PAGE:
This story is about a sophisticated scientific analysis carried out on the remains of this famous ship’s crew. The biographies of eight crew found among the remains of the Tudor warship Mary Rose have been revealed using the latest archaeological methods.
If you would like to read the multi-isotope analysis of the crew members you can read it here.
If you know nothing about the Mary Rose this introduction might interest you.
This video is about the restoration process of the Mary Rose.
The Bismarck was one of two of the largest and most powerful battleships that the Germans built. Its sister ship the Tirpitz and the Bismarck could have jointly determined the fate of the European theatre of World War two. The might have closed all sea lanes feeding the British war effort.
If you are a World War two military historian I feel that you could become engrossed by the contents of this linked article I have copied and pasted for your benefit. I have copied and pasted it this way in case the original story is removed from being online. I feel the story is far to valuable to do otherwise.
This article is an extract from a book written by the most senior survivor of the Bismarck Burkard Baron von Mullenheim-Rechberg. The author presets us with an intimate blow by blow account of the Bismarck’s encounter with the British navy far west of France in the Atlantic ocean on 27th May 1941 and its final demise.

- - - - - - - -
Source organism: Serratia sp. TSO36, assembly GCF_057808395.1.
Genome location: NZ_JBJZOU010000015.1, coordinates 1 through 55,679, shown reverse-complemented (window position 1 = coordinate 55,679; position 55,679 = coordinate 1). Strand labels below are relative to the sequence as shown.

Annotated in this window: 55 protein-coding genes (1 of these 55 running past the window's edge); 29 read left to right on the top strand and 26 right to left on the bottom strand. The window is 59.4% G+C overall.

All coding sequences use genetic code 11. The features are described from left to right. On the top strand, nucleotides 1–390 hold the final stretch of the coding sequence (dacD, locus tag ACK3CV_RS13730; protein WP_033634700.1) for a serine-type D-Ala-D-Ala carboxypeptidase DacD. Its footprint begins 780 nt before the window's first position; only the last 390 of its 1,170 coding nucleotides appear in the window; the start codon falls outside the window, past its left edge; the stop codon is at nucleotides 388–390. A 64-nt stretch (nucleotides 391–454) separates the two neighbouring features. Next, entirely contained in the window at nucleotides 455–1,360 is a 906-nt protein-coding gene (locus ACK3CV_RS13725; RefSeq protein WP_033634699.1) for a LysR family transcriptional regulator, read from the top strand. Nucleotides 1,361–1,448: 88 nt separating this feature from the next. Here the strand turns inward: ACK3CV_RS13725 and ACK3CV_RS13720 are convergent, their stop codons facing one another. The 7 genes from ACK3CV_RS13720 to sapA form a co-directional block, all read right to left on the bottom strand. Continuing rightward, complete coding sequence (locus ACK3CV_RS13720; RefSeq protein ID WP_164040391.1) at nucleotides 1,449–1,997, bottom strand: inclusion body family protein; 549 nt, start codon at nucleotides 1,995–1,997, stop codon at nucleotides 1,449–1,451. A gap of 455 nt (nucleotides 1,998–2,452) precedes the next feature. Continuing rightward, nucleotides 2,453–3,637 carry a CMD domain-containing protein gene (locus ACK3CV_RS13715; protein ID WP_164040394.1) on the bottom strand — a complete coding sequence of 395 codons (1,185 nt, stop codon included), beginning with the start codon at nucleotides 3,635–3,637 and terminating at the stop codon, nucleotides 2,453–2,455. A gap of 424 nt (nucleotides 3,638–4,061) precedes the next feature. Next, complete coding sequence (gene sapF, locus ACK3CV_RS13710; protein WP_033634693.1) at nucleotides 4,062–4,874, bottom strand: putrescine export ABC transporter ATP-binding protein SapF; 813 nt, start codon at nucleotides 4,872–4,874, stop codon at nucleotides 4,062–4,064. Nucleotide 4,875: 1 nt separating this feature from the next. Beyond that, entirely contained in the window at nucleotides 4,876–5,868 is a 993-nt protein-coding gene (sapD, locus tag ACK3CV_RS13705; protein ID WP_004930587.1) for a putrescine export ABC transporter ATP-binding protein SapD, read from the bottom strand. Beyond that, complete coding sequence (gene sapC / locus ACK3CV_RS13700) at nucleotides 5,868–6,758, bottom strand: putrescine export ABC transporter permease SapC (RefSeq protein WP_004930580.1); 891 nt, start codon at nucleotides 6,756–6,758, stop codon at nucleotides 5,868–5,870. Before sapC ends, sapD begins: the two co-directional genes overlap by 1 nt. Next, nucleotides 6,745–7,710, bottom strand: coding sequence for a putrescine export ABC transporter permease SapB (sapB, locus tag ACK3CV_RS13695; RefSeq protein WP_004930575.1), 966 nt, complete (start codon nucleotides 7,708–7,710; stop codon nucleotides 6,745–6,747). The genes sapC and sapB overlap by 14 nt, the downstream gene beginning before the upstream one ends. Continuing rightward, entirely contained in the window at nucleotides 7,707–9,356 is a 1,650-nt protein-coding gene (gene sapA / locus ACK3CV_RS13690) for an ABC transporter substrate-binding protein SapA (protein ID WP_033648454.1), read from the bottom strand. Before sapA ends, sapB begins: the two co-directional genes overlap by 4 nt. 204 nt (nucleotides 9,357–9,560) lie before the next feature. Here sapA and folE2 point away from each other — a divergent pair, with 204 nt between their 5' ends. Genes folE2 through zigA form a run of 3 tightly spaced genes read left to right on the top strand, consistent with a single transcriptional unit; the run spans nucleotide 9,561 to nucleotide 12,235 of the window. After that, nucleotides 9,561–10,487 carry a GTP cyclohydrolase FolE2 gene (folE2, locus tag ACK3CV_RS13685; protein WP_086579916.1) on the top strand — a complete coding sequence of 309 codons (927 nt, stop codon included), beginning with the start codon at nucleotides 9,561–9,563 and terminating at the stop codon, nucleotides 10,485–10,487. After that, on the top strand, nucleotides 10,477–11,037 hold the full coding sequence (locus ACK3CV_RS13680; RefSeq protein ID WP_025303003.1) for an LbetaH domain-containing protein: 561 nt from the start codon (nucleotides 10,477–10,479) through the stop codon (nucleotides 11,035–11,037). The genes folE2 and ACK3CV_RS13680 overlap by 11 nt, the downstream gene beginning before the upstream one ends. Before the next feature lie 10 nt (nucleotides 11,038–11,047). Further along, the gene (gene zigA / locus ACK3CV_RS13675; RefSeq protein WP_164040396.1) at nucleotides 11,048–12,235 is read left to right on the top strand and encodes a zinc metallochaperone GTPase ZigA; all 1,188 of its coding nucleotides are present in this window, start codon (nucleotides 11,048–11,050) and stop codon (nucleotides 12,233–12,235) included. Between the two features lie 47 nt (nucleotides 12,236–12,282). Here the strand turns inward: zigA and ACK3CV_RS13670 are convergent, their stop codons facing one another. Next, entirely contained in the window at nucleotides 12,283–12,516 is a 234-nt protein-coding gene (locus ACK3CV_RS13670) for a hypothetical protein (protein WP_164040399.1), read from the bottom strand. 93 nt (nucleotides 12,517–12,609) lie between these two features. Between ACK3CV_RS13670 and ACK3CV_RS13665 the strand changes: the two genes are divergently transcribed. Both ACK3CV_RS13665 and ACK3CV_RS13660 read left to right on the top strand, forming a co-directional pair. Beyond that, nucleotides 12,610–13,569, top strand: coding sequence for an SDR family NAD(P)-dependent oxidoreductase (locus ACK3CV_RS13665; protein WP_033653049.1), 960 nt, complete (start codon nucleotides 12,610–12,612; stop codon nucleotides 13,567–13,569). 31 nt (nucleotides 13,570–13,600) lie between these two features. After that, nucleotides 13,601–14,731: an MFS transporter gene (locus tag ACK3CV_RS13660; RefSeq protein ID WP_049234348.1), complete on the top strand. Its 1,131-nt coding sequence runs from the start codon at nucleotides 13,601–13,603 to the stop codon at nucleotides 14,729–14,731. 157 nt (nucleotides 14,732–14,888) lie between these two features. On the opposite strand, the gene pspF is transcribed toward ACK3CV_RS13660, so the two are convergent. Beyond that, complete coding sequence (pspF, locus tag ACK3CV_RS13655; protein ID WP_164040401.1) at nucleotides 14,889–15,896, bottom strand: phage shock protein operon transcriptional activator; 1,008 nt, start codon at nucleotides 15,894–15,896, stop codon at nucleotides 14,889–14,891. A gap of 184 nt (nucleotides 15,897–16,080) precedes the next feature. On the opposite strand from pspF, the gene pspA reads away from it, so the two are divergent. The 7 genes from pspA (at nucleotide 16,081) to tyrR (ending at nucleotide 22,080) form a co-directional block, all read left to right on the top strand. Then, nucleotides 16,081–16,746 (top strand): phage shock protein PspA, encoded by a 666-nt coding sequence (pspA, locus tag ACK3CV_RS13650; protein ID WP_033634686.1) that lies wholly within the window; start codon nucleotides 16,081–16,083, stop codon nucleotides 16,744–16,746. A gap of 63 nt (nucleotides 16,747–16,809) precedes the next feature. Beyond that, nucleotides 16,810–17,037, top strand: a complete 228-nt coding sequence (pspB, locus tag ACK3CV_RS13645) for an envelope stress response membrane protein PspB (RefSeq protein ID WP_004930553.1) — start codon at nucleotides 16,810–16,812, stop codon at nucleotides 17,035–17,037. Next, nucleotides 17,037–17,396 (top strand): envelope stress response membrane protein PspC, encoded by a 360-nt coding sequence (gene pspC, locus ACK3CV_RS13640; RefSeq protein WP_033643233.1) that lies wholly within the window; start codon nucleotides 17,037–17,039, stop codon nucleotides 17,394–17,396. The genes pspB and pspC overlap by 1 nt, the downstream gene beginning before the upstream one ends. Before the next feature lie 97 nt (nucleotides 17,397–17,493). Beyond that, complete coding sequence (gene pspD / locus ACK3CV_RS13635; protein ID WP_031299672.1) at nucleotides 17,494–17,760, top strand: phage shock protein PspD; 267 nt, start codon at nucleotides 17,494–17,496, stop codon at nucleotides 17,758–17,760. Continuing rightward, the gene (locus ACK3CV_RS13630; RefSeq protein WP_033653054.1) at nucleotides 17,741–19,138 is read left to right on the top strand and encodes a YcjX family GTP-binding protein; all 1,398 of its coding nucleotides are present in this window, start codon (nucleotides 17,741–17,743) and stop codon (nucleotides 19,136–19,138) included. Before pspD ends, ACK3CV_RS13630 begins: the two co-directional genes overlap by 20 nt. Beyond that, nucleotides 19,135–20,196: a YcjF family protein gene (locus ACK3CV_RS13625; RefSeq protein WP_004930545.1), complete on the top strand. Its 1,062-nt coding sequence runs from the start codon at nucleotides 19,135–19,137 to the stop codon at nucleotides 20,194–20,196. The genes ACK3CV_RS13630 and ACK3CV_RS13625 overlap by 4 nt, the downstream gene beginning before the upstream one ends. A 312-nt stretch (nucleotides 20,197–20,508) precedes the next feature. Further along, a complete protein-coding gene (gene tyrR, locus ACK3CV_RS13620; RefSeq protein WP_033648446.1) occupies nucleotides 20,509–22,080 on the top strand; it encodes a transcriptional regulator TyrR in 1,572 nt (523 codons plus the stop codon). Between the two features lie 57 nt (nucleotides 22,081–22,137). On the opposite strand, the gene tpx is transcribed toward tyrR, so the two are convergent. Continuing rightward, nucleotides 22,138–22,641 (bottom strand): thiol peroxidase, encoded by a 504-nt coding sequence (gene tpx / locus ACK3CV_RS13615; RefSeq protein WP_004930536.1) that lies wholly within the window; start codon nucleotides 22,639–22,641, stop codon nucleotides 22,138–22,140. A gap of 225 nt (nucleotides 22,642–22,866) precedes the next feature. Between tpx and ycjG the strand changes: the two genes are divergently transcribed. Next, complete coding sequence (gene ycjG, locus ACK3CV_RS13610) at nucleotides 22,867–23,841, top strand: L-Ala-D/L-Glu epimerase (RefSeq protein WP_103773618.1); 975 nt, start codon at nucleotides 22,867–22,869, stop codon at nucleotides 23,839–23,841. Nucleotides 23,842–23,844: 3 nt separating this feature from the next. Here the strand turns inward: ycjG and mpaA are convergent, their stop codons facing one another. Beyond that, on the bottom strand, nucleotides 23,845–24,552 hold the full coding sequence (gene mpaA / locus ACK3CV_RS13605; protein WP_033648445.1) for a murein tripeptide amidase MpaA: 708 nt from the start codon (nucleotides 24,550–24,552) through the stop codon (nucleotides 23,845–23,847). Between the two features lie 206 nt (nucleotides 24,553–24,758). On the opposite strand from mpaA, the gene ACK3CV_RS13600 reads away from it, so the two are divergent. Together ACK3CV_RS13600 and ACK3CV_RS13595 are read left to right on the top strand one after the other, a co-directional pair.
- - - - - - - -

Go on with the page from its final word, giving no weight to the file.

If you do not know much about this significant event in World War two maritime history you may see these two additional links of some value too:
An enhanced background to the battle and its consequences
The British propaganda song “Sink the Bismarck”
Introductory comment sourced from the Naval Historical Society of Australia:
“…Two crewmen from the Oberon class submarine HMAS OTAMA, (LCDR R. Taubman, RAN), lost their lives, in heavy seas off the east coast of Australia, when OTAMA dived while they were still on the submarines casing. The two men were Able Seaman Hugh Edward Markcrow, and Seaman Damien Humphries. Despite an intensive air and sea search, neither body was ever recovered. A Board of Inquiry into the incident revealed that the two men had gone back onto the casing to secure loose equipment, after having been already checked off as coming inside the submarine’s pressure hull. Their absence was then not noticed for some time…”
This quoted parliamentary inquiry might help you to make up your own mind whether something “sinister” happened or not.